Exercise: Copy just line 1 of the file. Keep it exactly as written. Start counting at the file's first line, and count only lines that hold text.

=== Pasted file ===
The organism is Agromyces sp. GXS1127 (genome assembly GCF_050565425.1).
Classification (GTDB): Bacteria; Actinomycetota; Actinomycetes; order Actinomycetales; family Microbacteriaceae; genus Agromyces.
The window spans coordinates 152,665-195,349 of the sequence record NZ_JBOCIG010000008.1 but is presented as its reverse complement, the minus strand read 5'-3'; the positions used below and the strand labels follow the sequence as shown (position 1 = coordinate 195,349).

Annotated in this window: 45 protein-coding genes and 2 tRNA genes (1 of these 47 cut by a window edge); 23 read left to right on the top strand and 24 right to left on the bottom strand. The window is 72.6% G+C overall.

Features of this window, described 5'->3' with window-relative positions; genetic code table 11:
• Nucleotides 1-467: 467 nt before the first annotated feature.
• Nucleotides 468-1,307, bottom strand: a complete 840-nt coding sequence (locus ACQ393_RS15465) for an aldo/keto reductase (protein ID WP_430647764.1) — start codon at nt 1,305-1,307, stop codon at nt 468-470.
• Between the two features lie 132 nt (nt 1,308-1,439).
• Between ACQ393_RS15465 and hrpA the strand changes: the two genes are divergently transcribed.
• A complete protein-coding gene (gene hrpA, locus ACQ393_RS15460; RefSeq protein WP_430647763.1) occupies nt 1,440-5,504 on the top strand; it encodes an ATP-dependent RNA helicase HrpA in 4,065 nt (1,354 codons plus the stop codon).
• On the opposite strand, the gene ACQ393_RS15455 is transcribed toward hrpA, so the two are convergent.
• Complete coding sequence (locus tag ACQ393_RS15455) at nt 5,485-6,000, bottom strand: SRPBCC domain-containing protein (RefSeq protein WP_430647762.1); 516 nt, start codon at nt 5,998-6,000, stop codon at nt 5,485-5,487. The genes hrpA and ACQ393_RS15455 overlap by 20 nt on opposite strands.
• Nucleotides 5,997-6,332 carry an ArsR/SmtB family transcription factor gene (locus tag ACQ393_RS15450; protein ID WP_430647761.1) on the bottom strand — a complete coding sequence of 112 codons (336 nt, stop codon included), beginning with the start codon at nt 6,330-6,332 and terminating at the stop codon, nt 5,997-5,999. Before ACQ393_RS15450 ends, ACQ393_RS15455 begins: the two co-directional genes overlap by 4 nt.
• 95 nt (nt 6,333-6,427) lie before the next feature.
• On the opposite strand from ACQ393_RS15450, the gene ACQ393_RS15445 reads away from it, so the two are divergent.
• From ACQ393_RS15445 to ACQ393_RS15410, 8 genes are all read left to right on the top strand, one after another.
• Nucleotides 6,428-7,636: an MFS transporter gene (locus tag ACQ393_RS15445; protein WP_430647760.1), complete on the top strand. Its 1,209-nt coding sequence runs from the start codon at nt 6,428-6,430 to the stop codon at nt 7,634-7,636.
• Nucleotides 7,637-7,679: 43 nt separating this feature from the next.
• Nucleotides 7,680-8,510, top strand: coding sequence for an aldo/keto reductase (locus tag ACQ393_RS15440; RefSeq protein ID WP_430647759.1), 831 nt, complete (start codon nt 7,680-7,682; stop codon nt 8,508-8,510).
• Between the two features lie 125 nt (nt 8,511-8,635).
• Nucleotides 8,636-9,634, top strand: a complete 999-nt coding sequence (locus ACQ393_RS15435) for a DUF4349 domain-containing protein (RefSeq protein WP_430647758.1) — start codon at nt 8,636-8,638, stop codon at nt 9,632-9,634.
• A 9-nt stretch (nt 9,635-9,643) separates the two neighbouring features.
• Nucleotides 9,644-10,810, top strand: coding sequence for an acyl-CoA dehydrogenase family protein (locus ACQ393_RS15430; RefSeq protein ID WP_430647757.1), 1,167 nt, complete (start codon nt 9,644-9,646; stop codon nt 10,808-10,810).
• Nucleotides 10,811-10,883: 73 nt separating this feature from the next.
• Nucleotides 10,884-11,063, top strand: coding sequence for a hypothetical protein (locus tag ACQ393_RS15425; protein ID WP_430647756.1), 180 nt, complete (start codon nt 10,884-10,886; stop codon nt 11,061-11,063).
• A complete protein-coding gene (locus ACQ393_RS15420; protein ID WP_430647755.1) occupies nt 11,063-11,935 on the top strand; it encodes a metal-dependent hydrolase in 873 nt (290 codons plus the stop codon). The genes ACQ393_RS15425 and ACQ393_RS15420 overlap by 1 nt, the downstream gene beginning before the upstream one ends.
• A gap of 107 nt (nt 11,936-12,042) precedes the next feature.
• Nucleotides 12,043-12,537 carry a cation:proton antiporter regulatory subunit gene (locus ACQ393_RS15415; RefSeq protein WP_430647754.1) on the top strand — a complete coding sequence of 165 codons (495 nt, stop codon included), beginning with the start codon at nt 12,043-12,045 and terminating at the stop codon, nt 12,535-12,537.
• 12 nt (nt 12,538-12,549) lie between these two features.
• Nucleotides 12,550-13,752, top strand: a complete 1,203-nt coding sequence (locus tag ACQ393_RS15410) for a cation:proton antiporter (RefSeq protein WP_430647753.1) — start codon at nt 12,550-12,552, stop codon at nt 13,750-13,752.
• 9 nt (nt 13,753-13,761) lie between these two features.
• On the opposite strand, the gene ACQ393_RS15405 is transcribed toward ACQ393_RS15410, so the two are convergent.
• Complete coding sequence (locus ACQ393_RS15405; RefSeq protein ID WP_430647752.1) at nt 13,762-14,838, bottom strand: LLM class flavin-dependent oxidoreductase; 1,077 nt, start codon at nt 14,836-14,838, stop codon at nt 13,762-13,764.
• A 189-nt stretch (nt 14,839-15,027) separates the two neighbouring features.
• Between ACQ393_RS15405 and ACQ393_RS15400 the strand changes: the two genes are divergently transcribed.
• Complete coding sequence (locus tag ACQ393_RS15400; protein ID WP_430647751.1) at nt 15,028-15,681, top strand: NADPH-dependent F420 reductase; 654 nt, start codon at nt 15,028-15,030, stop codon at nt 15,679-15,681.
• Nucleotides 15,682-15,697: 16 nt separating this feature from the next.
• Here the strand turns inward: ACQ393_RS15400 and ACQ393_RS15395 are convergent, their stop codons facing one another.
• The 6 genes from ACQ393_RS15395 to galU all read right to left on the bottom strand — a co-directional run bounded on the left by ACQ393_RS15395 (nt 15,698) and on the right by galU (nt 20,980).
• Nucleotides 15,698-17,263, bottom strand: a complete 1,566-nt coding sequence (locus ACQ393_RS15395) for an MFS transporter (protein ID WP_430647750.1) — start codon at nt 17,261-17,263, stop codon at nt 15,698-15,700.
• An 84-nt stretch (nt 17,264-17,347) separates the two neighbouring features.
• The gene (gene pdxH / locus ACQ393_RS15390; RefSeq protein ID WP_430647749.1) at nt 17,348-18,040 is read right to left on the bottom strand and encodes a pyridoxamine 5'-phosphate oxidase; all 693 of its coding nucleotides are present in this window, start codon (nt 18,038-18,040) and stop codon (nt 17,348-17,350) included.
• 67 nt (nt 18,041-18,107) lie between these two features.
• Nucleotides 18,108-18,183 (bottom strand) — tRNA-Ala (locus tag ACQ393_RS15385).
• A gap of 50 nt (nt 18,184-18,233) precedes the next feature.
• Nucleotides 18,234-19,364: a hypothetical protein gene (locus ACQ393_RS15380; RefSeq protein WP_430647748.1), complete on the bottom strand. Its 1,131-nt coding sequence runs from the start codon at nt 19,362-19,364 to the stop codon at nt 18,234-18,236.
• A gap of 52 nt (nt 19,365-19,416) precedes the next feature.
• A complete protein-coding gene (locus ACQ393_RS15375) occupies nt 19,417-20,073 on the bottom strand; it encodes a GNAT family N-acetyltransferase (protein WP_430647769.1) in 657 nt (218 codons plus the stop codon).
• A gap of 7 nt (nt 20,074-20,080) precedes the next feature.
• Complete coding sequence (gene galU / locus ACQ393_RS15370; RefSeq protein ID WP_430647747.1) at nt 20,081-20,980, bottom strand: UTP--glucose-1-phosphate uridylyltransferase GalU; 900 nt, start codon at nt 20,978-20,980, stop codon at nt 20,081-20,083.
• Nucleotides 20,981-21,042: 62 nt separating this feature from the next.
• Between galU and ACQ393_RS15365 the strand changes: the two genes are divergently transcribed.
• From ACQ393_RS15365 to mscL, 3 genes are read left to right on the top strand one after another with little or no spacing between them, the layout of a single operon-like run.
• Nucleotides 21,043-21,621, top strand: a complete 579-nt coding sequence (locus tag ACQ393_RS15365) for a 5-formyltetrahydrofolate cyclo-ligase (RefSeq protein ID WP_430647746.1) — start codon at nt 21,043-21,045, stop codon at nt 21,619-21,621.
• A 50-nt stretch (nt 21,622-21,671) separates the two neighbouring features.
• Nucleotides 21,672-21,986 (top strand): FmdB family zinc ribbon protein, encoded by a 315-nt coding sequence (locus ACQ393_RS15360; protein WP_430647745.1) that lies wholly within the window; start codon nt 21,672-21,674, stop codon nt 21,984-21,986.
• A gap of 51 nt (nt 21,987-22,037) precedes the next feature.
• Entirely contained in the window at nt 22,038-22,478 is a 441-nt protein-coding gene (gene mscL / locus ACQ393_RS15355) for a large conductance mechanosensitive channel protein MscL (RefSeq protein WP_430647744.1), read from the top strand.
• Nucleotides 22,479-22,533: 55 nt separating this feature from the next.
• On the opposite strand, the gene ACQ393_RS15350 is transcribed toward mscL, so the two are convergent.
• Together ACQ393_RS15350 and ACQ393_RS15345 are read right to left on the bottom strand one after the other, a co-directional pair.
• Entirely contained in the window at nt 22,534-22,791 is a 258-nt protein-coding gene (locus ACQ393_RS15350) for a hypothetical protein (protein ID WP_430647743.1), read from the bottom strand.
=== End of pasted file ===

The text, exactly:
The organism is Agromyces sp. GXS1127 (genome assembly GCF_050565425.1).